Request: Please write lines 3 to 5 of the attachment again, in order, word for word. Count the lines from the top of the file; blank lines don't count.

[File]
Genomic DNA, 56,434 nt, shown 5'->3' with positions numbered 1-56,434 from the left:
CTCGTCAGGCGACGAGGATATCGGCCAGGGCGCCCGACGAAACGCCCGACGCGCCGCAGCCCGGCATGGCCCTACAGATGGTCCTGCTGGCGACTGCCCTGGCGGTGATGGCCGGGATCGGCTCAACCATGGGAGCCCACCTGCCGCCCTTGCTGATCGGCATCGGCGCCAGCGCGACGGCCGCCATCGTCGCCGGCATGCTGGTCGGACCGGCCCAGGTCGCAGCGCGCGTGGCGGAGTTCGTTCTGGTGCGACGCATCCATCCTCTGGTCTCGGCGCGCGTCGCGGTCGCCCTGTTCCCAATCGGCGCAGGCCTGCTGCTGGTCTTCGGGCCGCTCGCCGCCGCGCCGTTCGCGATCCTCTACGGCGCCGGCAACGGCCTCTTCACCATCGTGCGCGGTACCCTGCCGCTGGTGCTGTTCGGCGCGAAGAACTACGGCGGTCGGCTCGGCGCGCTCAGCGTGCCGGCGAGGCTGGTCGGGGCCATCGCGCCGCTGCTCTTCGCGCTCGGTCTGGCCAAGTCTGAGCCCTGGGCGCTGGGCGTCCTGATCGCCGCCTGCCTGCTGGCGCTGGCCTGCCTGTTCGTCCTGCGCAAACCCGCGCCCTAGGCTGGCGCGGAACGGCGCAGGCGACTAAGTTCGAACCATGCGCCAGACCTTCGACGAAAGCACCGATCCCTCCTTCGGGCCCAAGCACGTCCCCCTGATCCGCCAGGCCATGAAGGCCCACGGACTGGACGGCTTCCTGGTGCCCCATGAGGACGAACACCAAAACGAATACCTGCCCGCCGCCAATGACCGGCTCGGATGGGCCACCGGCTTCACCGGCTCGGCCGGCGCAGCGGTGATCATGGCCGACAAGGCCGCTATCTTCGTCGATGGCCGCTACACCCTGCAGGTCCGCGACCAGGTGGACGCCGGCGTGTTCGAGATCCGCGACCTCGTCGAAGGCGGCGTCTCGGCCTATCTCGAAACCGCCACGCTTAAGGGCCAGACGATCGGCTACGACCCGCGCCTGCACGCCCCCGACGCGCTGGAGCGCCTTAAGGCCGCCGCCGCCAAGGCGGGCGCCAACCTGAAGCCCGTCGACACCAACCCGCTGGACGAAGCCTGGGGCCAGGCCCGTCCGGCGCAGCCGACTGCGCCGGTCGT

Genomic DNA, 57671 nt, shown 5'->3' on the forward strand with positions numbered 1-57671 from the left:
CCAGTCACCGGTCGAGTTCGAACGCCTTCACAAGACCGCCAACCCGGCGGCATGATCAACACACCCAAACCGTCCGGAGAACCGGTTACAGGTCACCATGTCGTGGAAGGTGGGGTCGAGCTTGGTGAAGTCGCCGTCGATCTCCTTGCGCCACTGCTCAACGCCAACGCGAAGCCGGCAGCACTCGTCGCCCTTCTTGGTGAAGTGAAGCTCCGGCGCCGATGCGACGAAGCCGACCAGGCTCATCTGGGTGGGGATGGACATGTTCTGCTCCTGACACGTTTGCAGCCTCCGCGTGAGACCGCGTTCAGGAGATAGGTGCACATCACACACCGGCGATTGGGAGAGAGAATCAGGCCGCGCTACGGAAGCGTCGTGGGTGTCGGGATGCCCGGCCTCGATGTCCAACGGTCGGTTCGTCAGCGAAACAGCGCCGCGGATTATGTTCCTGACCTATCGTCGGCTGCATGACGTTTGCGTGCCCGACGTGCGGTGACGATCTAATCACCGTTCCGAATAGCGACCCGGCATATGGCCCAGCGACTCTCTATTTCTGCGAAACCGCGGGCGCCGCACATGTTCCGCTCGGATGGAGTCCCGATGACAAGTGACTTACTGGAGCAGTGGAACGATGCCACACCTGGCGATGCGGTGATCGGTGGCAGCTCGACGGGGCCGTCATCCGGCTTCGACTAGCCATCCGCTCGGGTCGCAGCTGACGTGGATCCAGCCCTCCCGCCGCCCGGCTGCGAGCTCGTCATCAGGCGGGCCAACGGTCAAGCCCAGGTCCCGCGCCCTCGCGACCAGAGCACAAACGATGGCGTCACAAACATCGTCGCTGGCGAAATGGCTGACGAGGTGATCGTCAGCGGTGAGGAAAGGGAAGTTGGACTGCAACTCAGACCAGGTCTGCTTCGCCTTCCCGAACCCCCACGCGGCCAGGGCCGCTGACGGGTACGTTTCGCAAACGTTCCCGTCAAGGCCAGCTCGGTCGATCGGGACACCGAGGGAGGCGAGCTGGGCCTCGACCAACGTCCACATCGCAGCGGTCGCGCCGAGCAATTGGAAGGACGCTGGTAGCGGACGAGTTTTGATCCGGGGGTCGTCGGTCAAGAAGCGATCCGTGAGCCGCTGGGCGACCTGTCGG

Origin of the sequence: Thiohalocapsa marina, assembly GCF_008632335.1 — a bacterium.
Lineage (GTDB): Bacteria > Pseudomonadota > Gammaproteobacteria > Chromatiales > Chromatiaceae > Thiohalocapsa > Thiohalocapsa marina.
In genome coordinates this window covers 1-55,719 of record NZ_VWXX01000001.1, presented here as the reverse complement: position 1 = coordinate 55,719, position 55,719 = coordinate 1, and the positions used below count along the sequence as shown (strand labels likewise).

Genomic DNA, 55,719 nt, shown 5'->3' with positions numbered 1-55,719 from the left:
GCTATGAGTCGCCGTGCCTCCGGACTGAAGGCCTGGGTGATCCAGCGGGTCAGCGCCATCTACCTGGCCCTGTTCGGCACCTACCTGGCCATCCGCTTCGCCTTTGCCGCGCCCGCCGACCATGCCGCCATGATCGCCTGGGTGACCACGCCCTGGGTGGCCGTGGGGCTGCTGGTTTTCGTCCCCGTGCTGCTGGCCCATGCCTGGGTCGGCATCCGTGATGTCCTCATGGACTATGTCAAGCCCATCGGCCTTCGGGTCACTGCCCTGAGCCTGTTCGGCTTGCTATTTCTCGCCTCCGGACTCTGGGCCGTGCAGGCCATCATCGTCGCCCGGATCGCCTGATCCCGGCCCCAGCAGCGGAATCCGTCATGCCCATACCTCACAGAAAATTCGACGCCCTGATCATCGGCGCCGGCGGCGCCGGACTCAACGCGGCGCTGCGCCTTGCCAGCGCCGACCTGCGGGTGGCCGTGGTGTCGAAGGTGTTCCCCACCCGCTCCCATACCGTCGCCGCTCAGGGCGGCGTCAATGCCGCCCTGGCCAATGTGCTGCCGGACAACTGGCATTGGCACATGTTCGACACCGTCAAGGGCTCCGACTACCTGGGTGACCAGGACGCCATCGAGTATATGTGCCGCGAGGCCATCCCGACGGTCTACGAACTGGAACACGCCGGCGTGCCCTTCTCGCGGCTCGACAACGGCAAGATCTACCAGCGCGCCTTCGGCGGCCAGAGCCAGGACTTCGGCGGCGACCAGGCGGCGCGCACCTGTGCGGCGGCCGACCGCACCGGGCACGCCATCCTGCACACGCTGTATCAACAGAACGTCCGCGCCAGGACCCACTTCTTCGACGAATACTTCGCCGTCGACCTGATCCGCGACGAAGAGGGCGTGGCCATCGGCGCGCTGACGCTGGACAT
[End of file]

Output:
Genomic DNA, 57671 nt, shown 5'->3' on the forward strand with positions numbered 1-57671 from the left:
CCAGTCACCGGTCGAGTTCGAACGCCTTCACAAGACCGCCAACCCGGCGGCATGATCAACACACCCAAACCGTCCGGAGAACCGGTTACAGGTCACCATGTCGTGGAAGGTGGGGTCGAGCTTGGTGAAGTCGCCGTCGATCTCCTTGCGCCACTGCTCAACGCCAACGCGAAGCCGGCAGCACTCGTCGCCCTTCTTGGTGAAGTGAAGCTCCGGCGCCGATGCGACGAAGCCGACCAGGCTCATCTGGGTGGGGATGGACATGTTCTGCTCCTGACACGTTTGCAGCCTCCGCGTGAGACCGCGTTCAGGAGATAGGTGCACATCACACACCGGCGATTGGGAGAGAGAATCAGGCCGCGCTACGGAAGCGTCGTGGGTGTCGGGATGCCCGGCCTCGATGTCCAACGGTCGGTTCGTCAGCGAAACAGCGCCGCGGATTATGTTCCTGACCTATCGTCGGCTGCATGACGTTTGCGTGCCCGACGTGCGGTGACGATCTAATCACCGTTCCGAATAGCGACCCGGCATATGGCCCAGCGACTCTCTATTTCTGCGAAACCGCGGGCGCCGCACATGTTCCGCTCGGATGGAGTCCCGATGACAAGTGACTTACTGGAGCAGTGGAACGATGCCACACCTGGCGATGCGGTGATCGGTGGCAGCTCGACGGGGCCGTCATCCGGCTTCGACTAGCCATCCGCTCGGGTCGCAGCTGACGTGGATCCAGCCCTCCCGCCGCCCGGCTGCGAGCTCGTCATCAGGCGGGCCAACGGTCAAGCCCAGGTCCCGCGCCCTCGCGACCAGAGCACAAACGATGGCGTCACAAACATCGTCGCTGGCGAAATGGCTGACGAGGTGATCGTCAGCGGTGAGGAAAGGGAAGTTGGACTGCAACTCAGACCAGGTCTGCTTCGCCTTCCCGAACCCCCACGCGGCCAGGGCCGCTGACGGGTACGTTTCGCAAACGTTCCCGTCAAGGCCAGCTCGGTCGATCGGGACACCGAGGGAGGCGAGCTGGGCCTCGACCAACGTCCACATCGCAGCGGTCGCGCCGAGCAATTGGAAGGACGCTGGTAGCGGACGAGTTTTGATCCGGGGGTCGTCGGTCAAGAAGCGATCCGTGAGCCGCTGGGCGACCTGTCGG

Origin of the sequence: Thiohalocapsa marina, assembly GCF_008632335.1 — a bacterium.